NMU students prepare to face nursing shortage upon graduation

Nursing students have mixed feelings as they prepare to enter an understaffed field.
Published: Sep. 9, 2021 at 6:14 PM EDT
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MARQUETTE, Mich. (WLUC) - The United States is facing a critical nursing shortage. According to the World Health Organization, that shortage is expected to continue through 2030.

However, Northern Michigan University’s nursing program is doing well. In fact, instructor Kary Jacobson says it is actually growing.

“Even because of COVID, we haven’t really lost any students,” Jacobson said. “Our application numbers are still higher than what we can accept into the program, so it’s showing us that students are still interested in becoming nurses despite COVID and the pandemic.”

While NMU isn’t feeling the shortage, other areas are. Nursing students in their final semester have mixed feelings as they prepare to enter the field.

“Personally, I’m not intimidated by it,” said Mike Sommers. “If we’re in there and we’re short-staffed, then we’re short-staffed, but I think we’re there to get it done and to help people the best way that we can.”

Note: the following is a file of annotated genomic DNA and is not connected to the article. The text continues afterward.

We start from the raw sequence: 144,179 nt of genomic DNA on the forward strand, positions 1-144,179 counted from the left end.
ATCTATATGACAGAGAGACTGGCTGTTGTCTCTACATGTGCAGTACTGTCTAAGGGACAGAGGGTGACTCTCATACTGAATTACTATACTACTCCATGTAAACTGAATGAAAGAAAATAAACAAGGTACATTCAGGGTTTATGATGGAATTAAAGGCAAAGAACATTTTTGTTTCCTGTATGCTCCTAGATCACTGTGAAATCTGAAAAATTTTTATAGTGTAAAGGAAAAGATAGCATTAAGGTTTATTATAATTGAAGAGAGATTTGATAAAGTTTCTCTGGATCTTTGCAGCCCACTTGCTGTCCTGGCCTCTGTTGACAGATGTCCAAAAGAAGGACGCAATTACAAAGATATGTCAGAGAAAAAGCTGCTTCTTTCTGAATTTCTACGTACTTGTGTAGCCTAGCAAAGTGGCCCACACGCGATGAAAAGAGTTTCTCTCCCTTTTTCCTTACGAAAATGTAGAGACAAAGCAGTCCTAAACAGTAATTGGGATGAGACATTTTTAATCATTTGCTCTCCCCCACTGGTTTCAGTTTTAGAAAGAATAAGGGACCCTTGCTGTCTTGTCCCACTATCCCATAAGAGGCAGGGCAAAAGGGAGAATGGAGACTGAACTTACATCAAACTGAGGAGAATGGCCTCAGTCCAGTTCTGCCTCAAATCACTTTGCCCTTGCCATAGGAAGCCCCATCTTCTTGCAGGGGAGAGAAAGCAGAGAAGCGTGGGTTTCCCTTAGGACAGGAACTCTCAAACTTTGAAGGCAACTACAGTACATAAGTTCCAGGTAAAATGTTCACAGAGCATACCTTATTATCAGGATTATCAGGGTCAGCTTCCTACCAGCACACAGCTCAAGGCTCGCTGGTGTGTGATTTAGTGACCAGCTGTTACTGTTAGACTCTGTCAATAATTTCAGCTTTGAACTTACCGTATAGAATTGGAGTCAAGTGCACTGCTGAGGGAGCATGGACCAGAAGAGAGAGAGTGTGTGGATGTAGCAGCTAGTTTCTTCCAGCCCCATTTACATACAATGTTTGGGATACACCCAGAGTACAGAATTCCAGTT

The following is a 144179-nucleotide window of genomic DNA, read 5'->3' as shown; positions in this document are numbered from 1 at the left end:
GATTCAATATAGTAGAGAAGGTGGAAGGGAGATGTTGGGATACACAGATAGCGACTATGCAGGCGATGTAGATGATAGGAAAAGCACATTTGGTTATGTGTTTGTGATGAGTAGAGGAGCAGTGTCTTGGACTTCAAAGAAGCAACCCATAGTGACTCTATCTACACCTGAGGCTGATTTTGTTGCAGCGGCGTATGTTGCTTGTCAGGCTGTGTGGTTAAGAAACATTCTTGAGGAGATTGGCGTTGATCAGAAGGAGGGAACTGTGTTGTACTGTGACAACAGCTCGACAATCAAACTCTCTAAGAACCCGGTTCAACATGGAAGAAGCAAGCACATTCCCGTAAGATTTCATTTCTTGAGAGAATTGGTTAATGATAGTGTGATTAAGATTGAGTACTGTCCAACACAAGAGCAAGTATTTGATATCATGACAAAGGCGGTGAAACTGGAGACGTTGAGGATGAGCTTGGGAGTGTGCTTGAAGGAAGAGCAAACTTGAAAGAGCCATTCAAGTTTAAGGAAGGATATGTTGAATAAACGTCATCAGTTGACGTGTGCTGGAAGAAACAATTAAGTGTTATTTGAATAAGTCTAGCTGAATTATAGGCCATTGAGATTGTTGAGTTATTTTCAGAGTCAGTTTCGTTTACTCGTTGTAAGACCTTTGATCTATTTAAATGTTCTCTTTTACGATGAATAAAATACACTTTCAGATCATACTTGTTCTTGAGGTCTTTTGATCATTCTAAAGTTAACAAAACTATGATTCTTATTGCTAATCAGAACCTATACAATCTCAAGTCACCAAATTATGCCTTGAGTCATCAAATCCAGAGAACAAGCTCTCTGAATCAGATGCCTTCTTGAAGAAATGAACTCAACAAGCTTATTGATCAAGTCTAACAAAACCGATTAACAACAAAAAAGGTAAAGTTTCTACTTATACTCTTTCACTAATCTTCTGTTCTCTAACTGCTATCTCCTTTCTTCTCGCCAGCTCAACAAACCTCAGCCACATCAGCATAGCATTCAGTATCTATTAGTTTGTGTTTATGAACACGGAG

Students considering leaving the region after graduation expect a difficult transition.

“There are a lot of nurses that I’ve been working with that are seeming to get a little burnt out from the understaffing, because they’re being worked so hard and have a bigger patient load that they have to deal with,” said Ben Kulik. “That scares me.”

“I am leaving the U.P., so greater patient population and less nurses in those hospitals is something to worry a little bit about,” Jeremy Randolph said. “I know this program is preparing us to do really well though, so I’m not too worried about it.”

Through all the uncertainties, all the students share a passion for nursing and caring for others, and they plan to make the best of the situation.

“It’s harder to get people to stay in the position, but that’s why I think people like me would be great,” said Brandalyn King. “I love the U.P., so I plan to stay in Marquette and work for UPHS.”

Jacobson credits the nursing faculty at NMU for the program’s success, as well as the hands-on experience students receive from local nurses.

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